Umbria is the only region in central Italy away from the sea. It has valleys and hills, mountains and lakes. It takes the name from the Umbri. Olive oil is found in almost every dish, and pork is the king of the Umbrian table.

Click here to see the recipe Pollo alla Cacciatora

 
11. Le Marche (The Marches)

The Marches is a region that integrates coastline, hills and forests. Its cuisine is as varied as its dialects. The Marchigiani love pasta and bread. Olives are a favorite: pitted, stuffed, and fried.

Click here to see the recipe Pizza al Formaggio di Pasqua

 
12. Il Lazio (Latium)

When you think of Latium, you think of Rome, the capital of Italy, famous for its ancient history. In this region the ancient cooking traditions are kept alive. Latium uses Pecorino to give flavour to the dishes. Lamb is a favorite meat of Latium.

Click here to see the recipe Bucatini all’Amatriciana

 
13. Abruzzo

Abruzzo is one of the least populated regions in Italy. Abruzzo has combined the mountain and the sea. The results are seen in two diverse cuisines. Gnocchi, ham, pig or calf are part of the cuisine, but so are fish, sheep milk cheese, pasta, and lamb.

Click here to see the recipe Pollo all’Abruzzese

 
14. Molise

Molise is the smallest region after Val d’Aosta. The Molise cuisine is two-fold: lamb and sheep linked to the hills and the mountains' style of cooking and the coast with the fisherman’s favorites. Pasta with vegetables and chili pepper is a favorite of the inhabitants of Molise.

Click here to see the recipe Zuppa di Pesce alla Termolese

 
15. Campania

Campania and Sicily share very much of the same cuisine. They both like to combine anchovies, pine nuts, raisins, which they use to prepare many specialties. The area grows eggplants, beans, tomatoes, figs, citrus, walnuts, grapes, olives, and apricots. Seafood cuisine is also prominent.

Click here to see the recipe Insalata di Mare

 
16. La Puglia (Apulia)

Apulia and Calabria have similiar cuisine: fish and pasta and vegetables. The region grows vegetables, especially broccoli, cauliflower, cabbage, eggplants, and tomatoes. Apulia offers a nice variety of cheese and meat too. Every meal is sprinkled with the delicious taste of olive oil.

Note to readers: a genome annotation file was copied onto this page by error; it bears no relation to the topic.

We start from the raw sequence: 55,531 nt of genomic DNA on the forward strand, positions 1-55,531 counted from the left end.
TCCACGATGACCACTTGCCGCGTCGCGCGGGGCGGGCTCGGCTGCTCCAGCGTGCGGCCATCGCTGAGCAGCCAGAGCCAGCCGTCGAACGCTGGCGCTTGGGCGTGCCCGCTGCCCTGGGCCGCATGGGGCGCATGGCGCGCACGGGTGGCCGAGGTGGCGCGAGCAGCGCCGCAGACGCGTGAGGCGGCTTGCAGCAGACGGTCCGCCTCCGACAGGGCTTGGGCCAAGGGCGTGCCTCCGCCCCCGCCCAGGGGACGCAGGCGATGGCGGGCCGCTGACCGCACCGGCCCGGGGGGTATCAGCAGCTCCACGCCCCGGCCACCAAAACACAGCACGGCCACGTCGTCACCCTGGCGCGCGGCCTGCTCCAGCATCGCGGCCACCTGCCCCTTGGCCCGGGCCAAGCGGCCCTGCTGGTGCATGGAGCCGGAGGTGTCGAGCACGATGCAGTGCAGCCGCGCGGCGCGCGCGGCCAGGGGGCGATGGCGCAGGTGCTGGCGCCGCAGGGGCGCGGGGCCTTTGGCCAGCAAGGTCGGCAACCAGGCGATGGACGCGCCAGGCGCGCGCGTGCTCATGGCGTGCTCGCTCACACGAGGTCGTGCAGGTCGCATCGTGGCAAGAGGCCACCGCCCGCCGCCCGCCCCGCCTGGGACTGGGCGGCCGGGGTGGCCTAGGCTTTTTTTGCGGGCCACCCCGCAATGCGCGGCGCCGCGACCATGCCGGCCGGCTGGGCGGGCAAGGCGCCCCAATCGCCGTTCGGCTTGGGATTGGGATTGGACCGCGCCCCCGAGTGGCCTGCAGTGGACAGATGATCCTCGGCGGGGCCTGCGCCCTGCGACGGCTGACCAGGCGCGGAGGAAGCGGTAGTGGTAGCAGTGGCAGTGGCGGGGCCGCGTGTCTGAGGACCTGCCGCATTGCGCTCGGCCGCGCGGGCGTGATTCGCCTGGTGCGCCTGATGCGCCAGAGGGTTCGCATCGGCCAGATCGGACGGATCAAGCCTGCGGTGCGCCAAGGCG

Click here to see the recipe Pepata di Cozze al Limone

 
17. Basilicata

Basilicata’s people are also known as Lucani, after the Lyki, an Anatolian tribe. Wheat, grapes and olives are well- known agricultural products of the region. Pork and goat’s milk cheeses are also produced. The people of Basilicata are known as sausage-makers.

Click here to see the recipe Agnello e Funghi al Forno

 
18. Calabria

Calabria has the longest coastline in the Italian peninsula. Calabrian cooking includes fish, spicy dishes, pasta, bread, and lasagna. The Calabrians are known as sausage-makers. The region grows very sweet clementines.

Click here to see the recipe Tonno al Salmoriglio

 
19. La Sicilia (Sicily)

Sicily is the largest island in Mediterranean. The area is an ideal terrain to cultivate olives, wheat and grapes. Pasta and bread are the basics in the cuisine of Sicily, and vegetables and cheese are delicious companions of Sicilian dishes.

Click here to see the recipe Biscottini di Mandorla

 
20. La Sardegna (Sardinia)

Sardinia is devoted to animals like sheep. The cuisine is a pastoral one. Lamb, semolina pasta, bread, and sheep's milk cheese are basics of Sardinian cooking.

Click here to see the recipe Aragosta Arrosto

 
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The opinions and interpretations in this publication are those of the author and do not necessarily reflect those of the Government of Canada.